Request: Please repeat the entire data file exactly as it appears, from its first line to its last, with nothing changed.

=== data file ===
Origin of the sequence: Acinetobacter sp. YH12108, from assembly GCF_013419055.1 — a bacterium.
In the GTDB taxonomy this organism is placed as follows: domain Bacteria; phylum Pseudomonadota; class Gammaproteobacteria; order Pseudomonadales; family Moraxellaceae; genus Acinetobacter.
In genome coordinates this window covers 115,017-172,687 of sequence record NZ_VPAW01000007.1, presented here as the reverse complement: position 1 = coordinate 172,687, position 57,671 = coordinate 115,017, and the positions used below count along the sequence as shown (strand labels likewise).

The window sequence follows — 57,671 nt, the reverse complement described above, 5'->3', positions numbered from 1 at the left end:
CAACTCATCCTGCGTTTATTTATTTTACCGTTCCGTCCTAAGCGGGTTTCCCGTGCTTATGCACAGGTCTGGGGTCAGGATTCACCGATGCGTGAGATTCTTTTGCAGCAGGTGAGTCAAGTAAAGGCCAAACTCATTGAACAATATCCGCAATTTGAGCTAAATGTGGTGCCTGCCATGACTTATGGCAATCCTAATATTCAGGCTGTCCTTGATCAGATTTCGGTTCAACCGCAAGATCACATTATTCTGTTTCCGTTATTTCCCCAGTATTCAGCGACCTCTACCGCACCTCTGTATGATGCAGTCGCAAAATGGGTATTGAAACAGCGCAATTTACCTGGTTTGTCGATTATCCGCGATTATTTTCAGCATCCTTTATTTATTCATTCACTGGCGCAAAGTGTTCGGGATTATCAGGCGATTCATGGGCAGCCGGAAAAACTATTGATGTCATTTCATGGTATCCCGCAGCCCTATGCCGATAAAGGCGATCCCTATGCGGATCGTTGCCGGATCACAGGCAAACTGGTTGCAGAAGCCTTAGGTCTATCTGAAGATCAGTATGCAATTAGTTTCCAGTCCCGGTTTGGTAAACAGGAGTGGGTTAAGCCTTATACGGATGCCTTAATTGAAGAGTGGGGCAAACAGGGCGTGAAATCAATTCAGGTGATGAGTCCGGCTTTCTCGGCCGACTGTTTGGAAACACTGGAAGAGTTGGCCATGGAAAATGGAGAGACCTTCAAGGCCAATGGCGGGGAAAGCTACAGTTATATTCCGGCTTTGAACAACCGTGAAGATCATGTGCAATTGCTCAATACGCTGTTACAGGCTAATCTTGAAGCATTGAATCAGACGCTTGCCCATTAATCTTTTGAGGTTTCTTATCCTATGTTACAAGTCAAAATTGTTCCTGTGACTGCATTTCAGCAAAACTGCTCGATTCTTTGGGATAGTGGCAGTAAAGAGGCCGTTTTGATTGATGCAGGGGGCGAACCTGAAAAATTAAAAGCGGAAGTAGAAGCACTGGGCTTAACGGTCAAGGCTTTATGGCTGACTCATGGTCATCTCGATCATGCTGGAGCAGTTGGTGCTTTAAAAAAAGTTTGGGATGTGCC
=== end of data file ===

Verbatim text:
Origin of the sequence: Acinetobacter sp. YH12108, from assembly GCF_013419055.1 — a bacterium.
In the GTDB taxonomy this organism is placed as follows: domain Bacteria; phylum Pseudomonadota; class Gammaproteobacteria; order Pseudomonadales; family Moraxellaceae; genus Acinetobacter.
In genome coordinates this window covers 115,017-172,687 of sequence record NZ_VPAW01000007.1, presented here as the reverse complement: position 1 = coordinate 172,687, position 57,671 = coordinate 115,017, and the positions used below count along the sequence as shown (strand labels likewise).

The window sequence follows — 57,671 nt, the reverse complement described above, 5'->3', positions numbered from 1 at the left end:
CAACTCATCCTGCGTTTATTTATTTTACCGTTCCGTCCTAAGCGGGTTTCCCGTGCTTATGCACAGGTCTGGGGTCAGGATTCACCGATGCGTGAGATTCTTTTGCAGCAGGTGAGTCAAGTAAAGGCCAAACTCATTGAACAATATCCGCAATTTGAGCTAAATGTGGTGCCTGCCATGACTTATGGCAATCCTAATATTCAGGCTGTCCTTGATCAGATTTCGGTTCAACCGCAAGATCACATTATTCTGTTTCCGTTATTTCCCCAGTATTCAGCGACCTCTACCGCACCTCTGTATGATGCAGTCGCAAAATGGGTATTGAAACAGCGCAATTTACCTGGTTTGTCGATTATCCGCGATTATTTTCAGCATCCTTTATTTATTCATTCACTGGCGCAAAGTGTTCGGGATTATCAGGCGATTCATGGGCAGCCGGAAAAACTATTGATGTCATTTCATGGTATCCCGCAGCCCTATGCCGATAAAGGCGATCCCTATGCGGATCGTTGCCGGATCACAGGCAAACTGGTTGCAGAAGCCTTAGGTCTATCTGAAGATCAGTATGCAATTAGTTTCCAGTCCCGGTTTGGTAAACAGGAGTGGGTTAAGCCTTATACGGATGCCTTAATTGAAGAGTGGGGCAAACAGGGCGTGAAATCAATTCAGGTGATGAGTCCGGCTTTCTCGGCCGACTGTTTGGAAACACTGGAAGAGTTGGCCATGGAAAATGGAGAGACCTTCAAGGCCAATGGCGGGGAAAGCTACAGTTATATTCCGGCTTTGAACAACCGTGAAGATCATGTGCAATTGCTCAATACGCTGTTACAGGCTAATCTTGAAGCATTGAATCAGACGCTTGCCCATTAATCTTTTGAGGTTTCTTATCCTATGTTACAAGTCAAAATTGTTCCTGTGACTGCATTTCAGCAAAACTGCTCGATTCTTTGGGATAGTGGCAGTAAAGAGGCCGTTTTGATTGATGCAGGGGGCGAACCTGAAAAATTAAAAGCGGAAGTAGAAGCACTGGGCTTAACGGTCAAGGCTTTATGGCTGACTCATGGTCATCTCGATCATGCTGGAGCAGTTGGTGCTTTAAAAAAAGTTTGGGATGTGCC